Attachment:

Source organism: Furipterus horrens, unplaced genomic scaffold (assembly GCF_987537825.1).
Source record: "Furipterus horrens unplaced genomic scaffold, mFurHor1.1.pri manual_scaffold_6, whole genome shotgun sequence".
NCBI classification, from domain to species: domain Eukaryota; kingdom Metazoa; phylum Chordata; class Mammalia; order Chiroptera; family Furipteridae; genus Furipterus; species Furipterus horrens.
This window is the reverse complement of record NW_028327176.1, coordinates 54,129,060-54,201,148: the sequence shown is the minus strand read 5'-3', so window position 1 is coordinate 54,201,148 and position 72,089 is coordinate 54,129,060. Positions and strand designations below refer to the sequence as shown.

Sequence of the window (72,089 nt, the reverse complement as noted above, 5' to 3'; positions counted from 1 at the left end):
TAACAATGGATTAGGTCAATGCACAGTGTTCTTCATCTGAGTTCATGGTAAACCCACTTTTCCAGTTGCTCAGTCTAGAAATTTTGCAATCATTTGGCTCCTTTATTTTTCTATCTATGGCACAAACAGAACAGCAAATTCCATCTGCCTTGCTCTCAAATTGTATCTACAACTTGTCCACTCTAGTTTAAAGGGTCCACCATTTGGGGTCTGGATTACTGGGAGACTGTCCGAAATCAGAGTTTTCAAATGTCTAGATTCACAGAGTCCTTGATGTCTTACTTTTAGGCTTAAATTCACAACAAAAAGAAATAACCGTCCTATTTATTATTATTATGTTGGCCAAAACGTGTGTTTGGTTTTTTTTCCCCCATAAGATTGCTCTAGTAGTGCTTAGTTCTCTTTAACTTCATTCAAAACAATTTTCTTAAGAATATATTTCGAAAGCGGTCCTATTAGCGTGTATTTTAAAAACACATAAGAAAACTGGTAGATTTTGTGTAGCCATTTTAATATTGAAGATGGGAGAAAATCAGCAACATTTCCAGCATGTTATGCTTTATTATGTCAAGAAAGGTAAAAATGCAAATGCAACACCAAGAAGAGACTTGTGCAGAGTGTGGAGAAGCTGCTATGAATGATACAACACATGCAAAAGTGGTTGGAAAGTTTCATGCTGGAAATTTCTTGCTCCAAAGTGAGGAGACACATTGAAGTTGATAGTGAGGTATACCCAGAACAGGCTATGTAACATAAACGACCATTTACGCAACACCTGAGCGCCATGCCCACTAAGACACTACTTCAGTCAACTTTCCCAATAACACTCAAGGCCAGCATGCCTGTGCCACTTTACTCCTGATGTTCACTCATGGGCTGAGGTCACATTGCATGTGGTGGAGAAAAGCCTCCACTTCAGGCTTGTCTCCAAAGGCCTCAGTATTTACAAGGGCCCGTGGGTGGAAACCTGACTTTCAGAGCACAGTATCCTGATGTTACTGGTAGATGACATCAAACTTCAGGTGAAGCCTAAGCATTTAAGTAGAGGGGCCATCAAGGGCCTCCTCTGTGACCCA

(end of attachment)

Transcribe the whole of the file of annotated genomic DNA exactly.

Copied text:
Source organism: Furipterus horrens, unplaced genomic scaffold (assembly GCF_987537825.1).
Source record: "Furipterus horrens unplaced genomic scaffold, mFurHor1.1.pri manual_scaffold_6, whole genome shotgun sequence".
NCBI classification, from domain to species: domain Eukaryota; kingdom Metazoa; phylum Chordata; class Mammalia; order Chiroptera; family Furipteridae; genus Furipterus; species Furipterus horrens.
This window is the reverse complement of record NW_028327176.1, coordinates 54,129,060-54,201,148: the sequence shown is the minus strand read 5'-3', so window position 1 is coordinate 54,201,148 and position 72,089 is coordinate 54,129,060. Positions and strand designations below refer to the sequence as shown.

Sequence of the window (72,089 nt, the reverse complement as noted above, 5' to 3'; positions counted from 1 at the left end):
TAACAATGGATTAGGTCAATGCACAGTGTTCTTCATCTGAGTTCATGGTAAACCCACTTTTCCAGTTGCTCAGTCTAGAAATTTTGCAATCATTTGGCTCCTTTATTTTTCTATCTATGGCACAAACAGAACAGCAAATTCCATCTGCCTTGCTCTCAAATTGTATCTACAACTTGTCCACTCTAGTTTAAAGGGTCCACCATTTGGGGTCTGGATTACTGGGAGACTGTCCGAAATCAGAGTTTTCAAATGTCTAGATTCACAGAGTCCTTGATGTCTTACTTTTAGGCTTAAATTCACAACAAAAAGAAATAACCGTCCTATTTATTATTATTATGTTGGCCAAAACGTGTGTTTGGTTTTTTTTCCCCCATAAGATTGCTCTAGTAGTGCTTAGTTCTCTTTAACTTCATTCAAAACAATTTTCTTAAGAATATATTTCGAAAGCGGTCCTATTAGCGTGTATTTTAAAAACACATAAGAAAACTGGTAGATTTTGTGTAGCCATTTTAATATTGAAGATGGGAGAAAATCAGCAACATTTCCAGCATGTTATGCTTTATTATGTCAAGAAAGGTAAAAATGCAAATGCAACACCAAGAAGAGACTTGTGCAGAGTGTGGAGAAGCTGCTATGAATGATACAACACATGCAAAAGTGGTTGGAAAGTTTCATGCTGGAAATTTCTTGCTCCAAAGTGAGGAGACACATTGAAGTTGATAGTGAGGTATACCCAGAACAGGCTATGTAACATAAACGACCATTTACGCAACACCTGAGCGCCATGCCCACTAAGACACTACTTCAGTCAACTTTCCCAATAACACTCAAGGCCAGCATGCCTGTGCCACTTTACTCCTGATGTTCACTCATGGGCTGAGGTCACATTGCATGTGGTGGAGAAAAGCCTCCACTTCAGGCTTGTCTCCAAAGGCCTCAGTATTTACAAGGGCCCGTGGGTGGAAACCTGACTTTCAGAGCACAGTATCCTGATGTTACTGGTAGATGACATCAAACTTCAGGTGAAGCCTAAGCATTTAAGTAGAGGGGCCATCAAGGGCCTCCTCTGTGACCCA